Monday, April 12, 2010

High School

As I reached the train platform this morning, I noticed a high school girl wearing sweatpants and a backpack who had just exited the train and was walking down, presumably to go to school. I assume that she was on her way to nearby Schurz High School. In about 6 years, high school for The Boy will be on our minds. It's really not that far away. If schools get better by parent/community involvement and marketing power, maybe it's time to get involved in the local high schools in the hopes that by the time my 7-year-old is ready for them, they'll be worth attending?

However, high school is still a daunting thought to me. First, there are only a handful of selective enrollment high schools in the city, which means that competition is fierce. One group, the North Side High School Initiative, is trying to start the process to improve options at the high school level. Unfortunately, this group is from/focused on wards 32, 42, 46 and 47; I'm in ward 39.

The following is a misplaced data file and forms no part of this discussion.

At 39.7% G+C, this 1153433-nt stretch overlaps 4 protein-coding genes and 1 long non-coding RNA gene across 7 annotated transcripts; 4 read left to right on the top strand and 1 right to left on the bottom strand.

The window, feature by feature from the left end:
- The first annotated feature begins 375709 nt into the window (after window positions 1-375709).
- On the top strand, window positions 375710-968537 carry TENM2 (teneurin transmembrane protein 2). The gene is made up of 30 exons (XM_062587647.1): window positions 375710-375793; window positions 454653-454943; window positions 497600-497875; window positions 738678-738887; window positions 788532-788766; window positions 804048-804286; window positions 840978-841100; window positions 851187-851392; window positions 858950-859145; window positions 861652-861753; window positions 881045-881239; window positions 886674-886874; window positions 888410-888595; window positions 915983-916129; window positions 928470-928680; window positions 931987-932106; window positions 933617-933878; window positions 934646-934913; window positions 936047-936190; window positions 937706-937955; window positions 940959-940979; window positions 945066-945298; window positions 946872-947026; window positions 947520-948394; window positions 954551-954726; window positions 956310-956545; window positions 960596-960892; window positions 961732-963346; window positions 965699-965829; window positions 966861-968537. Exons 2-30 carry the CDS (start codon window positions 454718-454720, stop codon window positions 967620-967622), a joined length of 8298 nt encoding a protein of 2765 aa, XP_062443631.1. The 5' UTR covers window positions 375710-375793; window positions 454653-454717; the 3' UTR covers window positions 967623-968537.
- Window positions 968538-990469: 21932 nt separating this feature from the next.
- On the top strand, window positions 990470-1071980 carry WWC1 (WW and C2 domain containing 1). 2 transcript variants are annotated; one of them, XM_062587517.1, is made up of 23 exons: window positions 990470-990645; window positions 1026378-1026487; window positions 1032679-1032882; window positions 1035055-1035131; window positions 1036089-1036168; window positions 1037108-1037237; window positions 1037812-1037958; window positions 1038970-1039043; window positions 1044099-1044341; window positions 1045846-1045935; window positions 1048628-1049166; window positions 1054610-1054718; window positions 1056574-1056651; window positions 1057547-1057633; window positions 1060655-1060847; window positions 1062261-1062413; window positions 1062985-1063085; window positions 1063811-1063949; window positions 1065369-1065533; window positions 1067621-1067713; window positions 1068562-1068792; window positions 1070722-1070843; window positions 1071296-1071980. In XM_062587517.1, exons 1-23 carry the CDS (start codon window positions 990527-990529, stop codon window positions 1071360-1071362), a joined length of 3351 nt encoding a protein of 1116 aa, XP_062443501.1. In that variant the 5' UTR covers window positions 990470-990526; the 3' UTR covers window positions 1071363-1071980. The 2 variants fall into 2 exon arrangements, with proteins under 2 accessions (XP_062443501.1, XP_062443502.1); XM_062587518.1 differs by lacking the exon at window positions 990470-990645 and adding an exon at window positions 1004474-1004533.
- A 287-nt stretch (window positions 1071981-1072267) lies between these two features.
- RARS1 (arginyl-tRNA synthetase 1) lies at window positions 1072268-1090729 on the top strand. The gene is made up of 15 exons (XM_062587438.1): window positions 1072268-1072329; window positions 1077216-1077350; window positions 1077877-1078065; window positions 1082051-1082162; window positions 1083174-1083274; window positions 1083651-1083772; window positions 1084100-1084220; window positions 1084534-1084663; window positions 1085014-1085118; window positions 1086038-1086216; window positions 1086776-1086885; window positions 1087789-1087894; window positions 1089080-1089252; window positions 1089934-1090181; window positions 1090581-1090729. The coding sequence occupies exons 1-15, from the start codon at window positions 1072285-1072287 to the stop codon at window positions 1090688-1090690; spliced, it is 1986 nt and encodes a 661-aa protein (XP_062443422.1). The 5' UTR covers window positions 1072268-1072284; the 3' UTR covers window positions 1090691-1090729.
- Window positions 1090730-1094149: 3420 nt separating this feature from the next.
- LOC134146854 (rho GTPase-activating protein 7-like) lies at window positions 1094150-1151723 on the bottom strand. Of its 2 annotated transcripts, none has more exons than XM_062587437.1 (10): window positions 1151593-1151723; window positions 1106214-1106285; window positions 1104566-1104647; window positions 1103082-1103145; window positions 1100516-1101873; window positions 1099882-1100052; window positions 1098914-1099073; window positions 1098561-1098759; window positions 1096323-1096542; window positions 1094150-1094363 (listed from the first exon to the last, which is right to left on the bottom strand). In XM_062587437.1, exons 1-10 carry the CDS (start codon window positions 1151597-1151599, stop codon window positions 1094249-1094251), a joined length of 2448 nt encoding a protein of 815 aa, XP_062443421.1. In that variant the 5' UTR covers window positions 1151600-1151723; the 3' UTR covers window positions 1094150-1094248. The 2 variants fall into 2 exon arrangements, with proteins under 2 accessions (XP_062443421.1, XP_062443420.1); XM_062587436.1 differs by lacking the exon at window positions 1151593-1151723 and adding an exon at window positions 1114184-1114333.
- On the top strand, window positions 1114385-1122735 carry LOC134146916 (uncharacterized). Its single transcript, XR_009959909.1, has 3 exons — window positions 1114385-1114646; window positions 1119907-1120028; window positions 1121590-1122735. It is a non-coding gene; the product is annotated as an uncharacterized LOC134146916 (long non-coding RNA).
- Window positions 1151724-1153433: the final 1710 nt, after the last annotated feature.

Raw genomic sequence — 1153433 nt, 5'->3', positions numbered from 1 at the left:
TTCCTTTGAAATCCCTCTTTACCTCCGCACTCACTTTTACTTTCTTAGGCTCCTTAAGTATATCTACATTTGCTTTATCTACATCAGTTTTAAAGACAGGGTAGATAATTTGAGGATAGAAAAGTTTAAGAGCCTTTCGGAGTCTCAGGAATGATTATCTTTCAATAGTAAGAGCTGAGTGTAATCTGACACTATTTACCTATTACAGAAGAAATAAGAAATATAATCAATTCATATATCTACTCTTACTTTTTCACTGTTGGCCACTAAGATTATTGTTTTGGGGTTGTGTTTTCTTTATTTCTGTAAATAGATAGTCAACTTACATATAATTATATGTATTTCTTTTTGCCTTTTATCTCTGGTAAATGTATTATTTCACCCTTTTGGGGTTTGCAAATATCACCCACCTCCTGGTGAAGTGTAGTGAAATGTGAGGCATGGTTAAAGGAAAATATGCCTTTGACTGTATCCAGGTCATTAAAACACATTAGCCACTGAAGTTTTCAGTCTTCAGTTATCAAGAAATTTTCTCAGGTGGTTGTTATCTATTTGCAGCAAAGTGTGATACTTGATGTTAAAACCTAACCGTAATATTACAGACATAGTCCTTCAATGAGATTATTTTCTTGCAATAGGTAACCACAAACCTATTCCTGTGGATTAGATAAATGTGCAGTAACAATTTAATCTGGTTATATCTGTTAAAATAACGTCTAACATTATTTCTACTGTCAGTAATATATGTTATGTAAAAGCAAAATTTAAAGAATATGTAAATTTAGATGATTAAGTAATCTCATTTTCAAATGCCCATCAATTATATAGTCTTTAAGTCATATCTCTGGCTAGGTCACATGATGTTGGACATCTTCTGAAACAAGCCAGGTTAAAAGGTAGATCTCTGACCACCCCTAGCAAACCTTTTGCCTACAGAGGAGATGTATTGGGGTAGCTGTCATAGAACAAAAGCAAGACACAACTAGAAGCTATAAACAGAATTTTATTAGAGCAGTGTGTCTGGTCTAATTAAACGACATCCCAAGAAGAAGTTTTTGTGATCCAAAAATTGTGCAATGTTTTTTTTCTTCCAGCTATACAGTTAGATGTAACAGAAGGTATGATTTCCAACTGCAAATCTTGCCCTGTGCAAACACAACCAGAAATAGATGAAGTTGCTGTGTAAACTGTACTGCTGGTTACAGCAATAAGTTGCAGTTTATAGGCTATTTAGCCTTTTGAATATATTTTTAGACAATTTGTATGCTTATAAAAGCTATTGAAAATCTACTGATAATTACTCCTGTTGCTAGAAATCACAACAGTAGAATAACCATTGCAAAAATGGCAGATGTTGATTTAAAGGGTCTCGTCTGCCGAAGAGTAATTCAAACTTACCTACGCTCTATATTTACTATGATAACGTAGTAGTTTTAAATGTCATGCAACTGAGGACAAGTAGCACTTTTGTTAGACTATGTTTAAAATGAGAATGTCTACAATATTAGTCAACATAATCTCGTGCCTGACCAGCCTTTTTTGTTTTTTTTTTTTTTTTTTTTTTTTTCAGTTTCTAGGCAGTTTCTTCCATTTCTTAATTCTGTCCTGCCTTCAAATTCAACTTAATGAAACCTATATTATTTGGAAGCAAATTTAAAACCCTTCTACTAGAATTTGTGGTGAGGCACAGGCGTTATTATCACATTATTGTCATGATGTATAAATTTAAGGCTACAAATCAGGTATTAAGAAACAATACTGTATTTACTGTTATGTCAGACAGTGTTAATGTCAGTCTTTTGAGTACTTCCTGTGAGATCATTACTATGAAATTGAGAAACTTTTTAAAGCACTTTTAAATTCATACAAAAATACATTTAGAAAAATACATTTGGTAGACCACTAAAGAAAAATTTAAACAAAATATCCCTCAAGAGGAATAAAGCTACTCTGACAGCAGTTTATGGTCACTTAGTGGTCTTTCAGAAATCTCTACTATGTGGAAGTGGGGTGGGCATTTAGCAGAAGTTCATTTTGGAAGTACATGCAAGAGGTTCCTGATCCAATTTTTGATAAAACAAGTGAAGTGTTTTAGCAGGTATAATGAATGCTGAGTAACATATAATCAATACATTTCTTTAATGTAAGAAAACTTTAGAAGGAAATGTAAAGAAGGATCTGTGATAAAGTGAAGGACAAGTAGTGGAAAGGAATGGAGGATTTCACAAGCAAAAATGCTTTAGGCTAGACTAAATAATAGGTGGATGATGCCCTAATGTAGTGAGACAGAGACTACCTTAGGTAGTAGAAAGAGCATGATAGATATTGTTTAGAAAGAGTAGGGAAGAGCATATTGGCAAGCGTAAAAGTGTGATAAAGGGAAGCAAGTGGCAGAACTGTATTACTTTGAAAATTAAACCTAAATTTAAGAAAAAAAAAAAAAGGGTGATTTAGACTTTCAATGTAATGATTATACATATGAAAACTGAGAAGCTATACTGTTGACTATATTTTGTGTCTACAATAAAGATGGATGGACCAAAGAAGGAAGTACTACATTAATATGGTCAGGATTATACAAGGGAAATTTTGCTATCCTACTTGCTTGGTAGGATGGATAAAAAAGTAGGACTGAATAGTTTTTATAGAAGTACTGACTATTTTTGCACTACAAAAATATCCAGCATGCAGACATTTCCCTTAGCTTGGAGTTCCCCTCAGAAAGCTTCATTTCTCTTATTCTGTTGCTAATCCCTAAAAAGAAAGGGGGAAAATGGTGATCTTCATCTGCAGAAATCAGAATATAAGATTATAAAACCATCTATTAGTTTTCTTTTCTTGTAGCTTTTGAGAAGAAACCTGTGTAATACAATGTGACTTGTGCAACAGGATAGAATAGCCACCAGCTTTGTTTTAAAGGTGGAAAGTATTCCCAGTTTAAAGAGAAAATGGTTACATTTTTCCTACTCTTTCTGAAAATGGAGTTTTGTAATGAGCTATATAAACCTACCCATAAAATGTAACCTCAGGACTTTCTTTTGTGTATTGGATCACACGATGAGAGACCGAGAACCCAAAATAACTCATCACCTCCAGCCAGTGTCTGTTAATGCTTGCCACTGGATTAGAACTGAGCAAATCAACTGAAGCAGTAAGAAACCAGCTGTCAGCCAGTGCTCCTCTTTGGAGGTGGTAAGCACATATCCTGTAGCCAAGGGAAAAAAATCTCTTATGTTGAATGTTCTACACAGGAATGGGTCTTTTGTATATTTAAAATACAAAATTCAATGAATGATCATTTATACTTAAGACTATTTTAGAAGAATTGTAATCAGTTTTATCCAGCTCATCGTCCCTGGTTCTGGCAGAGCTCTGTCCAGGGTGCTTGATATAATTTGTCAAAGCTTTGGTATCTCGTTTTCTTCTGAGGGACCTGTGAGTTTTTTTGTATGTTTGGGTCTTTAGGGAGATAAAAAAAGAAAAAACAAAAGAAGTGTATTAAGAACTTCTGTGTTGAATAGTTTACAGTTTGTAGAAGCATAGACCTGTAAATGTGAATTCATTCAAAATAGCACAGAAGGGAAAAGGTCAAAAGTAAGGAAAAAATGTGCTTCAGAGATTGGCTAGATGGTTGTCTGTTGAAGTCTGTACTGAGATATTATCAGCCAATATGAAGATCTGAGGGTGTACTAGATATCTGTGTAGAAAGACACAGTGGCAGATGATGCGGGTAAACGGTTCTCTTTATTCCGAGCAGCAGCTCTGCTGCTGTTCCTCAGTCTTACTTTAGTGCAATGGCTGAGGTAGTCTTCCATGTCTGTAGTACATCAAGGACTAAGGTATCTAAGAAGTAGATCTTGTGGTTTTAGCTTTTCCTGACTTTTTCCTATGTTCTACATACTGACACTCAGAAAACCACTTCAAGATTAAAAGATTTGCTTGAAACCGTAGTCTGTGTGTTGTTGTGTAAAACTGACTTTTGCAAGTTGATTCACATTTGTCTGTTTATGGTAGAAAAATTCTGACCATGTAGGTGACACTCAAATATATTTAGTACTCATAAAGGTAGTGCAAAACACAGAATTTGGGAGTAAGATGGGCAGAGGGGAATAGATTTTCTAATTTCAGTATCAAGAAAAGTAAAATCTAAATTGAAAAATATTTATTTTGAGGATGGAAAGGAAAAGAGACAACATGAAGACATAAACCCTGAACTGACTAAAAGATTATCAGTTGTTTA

Second, and slightly more upsetting, is the issue of school violence at the high school level. Last week, I attended the League of Women Voters' lunch talk on school violence in CPS. Unfortunately, I missed the first 5 and the last 20 minutes of the presentation because I had to work, and missed the speaker's name. However, he was an administrator with Chicago Public Schools and presented data from a September 2009 PowerPoint deck on school violence. While the deck did present some good information (80% of school violence takes place in 38 schools, for example), the presenter had taken the CPS spin class, and could/would not give me specific answers to some of my questions (like the names of the 38 schools). 

I'm committed to CPS through 8th grade, but will we be city-dwellers after 2017? It has nothing to do with street cred; I'm not sure I can hack the politics of everything. 

1 comment:

Anonymous said...

The 2009-2010 Illinois Teacher of the Year was from Carl Schurz High School. I think that says something for Chicago Public Schools and neighborhood schools at that.